4. We’ve described a rather dreary movie here, and if this were all it were, just these three dopes trying to humiliate a lonely woman, it surely would never have made it to theaters in the first place. (Only Joost pauses for a moment to note that maybe they’re being a little exploitative of this poor lady; the other two want blood.) But then when meet her. Her name is Angela Wesselman, and she is a true artist in the way none of the boys are. Her paintings are full of hard-earned sadness, and raising two developmentally children under difficult conditions have given her an understanding of life they’ll never have, or at least don’t have now. She stops to paint Nev one last time, telling the story of her deception, and she is oddly matter-of-fact, as if describing herself from afar. Her interactions were an escape from her trying life, but not a permanent one: It was a diversion, in a way, another piece of art. As her nonplussed husband says, she loves her life, even if it sometimes hinders her self-expression and engagement with outside humanity. Closed off from the world that Nev and his buddies take for granted, it was another project, done out of fear and curiosity and, yeah, maybe some wish-fulfillment. It was harmless. Or else it would have been, had it not been for the guys with the camera following her fake man around. Once they see her, it’s little surprise they don’t know what to do with her.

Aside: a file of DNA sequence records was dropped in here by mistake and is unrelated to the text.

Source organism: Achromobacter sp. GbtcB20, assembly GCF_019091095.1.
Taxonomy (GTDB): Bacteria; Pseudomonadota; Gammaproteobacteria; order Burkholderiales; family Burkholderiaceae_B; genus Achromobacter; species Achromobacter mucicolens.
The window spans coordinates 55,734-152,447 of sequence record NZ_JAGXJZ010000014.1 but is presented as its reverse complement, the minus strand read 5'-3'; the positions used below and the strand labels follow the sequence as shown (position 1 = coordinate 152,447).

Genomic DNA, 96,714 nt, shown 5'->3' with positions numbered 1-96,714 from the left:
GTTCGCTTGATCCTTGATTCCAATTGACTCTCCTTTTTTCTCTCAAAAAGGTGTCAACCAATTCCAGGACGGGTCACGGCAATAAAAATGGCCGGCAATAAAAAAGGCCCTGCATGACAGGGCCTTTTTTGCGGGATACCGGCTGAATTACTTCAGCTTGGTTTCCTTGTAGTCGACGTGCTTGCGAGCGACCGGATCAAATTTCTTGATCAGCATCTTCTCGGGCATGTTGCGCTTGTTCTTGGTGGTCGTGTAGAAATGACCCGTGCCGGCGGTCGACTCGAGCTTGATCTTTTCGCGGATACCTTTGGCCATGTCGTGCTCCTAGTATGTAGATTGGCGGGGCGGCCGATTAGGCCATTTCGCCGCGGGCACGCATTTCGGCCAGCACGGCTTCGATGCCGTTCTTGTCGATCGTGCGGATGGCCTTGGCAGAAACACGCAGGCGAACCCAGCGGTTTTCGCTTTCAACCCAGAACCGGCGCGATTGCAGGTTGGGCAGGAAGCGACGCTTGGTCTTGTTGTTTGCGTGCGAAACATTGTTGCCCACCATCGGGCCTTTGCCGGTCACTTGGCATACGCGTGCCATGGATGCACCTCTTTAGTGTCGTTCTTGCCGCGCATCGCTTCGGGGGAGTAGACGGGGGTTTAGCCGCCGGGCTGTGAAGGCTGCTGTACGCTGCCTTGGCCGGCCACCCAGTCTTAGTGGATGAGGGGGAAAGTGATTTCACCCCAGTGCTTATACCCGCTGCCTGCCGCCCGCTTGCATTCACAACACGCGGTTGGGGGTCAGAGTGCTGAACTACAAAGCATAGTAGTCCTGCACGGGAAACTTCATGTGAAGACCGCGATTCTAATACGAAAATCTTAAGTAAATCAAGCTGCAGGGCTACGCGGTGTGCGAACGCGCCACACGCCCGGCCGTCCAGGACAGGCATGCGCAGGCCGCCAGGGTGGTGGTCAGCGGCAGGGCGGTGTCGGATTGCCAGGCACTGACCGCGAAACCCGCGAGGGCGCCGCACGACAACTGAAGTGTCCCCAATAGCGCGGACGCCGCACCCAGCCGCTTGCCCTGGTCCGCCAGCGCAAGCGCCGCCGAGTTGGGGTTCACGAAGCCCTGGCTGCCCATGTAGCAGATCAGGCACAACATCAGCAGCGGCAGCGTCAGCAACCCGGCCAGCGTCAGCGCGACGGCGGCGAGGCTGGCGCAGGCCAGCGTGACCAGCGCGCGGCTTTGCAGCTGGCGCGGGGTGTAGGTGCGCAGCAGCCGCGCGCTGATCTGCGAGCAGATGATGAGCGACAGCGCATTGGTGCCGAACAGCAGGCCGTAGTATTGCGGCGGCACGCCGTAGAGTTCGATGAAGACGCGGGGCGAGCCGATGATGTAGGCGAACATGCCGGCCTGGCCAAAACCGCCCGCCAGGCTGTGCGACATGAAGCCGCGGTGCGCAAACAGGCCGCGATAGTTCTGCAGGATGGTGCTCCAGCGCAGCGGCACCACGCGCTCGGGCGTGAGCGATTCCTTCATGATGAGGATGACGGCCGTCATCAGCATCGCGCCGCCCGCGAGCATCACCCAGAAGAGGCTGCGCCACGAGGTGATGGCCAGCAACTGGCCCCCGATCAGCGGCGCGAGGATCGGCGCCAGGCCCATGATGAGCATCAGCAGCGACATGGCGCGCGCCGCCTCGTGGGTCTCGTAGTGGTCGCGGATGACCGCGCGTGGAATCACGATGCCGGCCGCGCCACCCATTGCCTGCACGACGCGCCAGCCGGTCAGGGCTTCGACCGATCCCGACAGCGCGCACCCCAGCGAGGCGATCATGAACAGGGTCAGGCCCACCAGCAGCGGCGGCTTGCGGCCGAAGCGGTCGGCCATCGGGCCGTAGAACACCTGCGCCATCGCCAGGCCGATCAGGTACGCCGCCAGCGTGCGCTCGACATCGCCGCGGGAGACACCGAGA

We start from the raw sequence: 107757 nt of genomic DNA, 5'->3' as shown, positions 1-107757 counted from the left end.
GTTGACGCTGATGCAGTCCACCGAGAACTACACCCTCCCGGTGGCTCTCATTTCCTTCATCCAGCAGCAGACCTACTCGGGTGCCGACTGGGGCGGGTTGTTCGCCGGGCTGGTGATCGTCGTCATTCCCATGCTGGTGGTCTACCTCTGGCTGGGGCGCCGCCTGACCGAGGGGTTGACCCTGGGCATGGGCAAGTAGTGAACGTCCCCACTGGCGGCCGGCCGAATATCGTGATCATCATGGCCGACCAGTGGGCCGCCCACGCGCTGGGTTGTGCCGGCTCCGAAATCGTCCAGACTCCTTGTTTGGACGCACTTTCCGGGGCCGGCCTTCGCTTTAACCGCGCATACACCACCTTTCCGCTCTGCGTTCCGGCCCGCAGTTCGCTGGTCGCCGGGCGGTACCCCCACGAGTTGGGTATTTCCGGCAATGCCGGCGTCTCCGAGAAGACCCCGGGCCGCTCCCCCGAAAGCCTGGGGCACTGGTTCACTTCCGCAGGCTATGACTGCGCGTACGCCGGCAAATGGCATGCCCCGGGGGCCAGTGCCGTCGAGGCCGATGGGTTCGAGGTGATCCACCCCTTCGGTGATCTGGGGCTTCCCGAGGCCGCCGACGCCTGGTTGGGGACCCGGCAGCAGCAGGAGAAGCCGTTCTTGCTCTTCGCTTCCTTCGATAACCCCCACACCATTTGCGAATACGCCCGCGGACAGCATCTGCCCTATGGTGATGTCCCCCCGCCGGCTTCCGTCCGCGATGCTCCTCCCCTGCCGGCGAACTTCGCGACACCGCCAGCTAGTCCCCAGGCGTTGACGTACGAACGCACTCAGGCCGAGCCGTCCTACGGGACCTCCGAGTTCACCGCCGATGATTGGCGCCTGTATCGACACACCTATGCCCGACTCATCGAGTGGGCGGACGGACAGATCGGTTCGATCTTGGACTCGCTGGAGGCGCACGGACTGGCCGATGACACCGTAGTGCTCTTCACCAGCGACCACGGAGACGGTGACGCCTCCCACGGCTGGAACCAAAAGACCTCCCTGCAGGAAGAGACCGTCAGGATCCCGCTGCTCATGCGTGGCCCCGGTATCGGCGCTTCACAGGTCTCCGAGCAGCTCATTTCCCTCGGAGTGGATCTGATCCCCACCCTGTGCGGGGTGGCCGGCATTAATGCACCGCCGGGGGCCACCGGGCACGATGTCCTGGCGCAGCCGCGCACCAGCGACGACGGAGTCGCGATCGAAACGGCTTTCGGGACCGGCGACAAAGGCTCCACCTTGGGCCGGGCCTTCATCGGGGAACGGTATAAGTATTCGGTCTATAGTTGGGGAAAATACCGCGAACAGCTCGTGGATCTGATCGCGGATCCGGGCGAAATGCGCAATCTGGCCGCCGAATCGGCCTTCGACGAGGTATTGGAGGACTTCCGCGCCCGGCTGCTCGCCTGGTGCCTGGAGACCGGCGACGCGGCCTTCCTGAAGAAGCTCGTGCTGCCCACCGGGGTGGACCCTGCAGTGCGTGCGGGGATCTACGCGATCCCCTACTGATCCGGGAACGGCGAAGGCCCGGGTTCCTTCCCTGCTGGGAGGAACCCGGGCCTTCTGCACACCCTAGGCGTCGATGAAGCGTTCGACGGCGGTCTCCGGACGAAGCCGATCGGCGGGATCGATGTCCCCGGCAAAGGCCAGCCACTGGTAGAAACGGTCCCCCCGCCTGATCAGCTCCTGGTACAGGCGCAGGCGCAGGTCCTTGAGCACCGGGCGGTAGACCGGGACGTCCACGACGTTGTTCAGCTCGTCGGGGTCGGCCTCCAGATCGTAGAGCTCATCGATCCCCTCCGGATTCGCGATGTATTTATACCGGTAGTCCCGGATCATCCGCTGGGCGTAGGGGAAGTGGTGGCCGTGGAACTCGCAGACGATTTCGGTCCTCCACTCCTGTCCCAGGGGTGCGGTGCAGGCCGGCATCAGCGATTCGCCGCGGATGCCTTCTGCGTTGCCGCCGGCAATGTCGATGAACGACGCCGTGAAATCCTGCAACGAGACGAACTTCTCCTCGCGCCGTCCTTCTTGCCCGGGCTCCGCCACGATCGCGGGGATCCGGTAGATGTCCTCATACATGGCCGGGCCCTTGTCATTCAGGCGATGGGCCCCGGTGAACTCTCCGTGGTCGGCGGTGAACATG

5. This is to say: A film in which we spend an hour with these three dopes from Soho should have dispensed with each of them and just focused on this fascinating, lonely, quietly powerful woman from Michigan. Of course, that wouldn’t sell, that wouldn’t be marketable, that wouldn’t have made them the hot documentary at Sundance. Thinking back about the movie, a scene when Nev giggles into the camera about a sensual text-message exchange makes us want to put him through a wall. Who are you, buddy? At some point, these guys needed a grownup to tell them to chuck all the business about their supposed journey, and the “twists and turns” of their pseudo-documentary, and just do a whole movie about Angela Wesselman. Perhaps she could have been that grownup. But she was too busy living, experiencing the world as it really is, not the way they’d like themselves to be portrayed at a press conference. We have to thank the Schulman brothers for introducing us to Angela Wesselman, a woman the sort is never seen in movies, documentary or others. But that’s all we have to thank them for.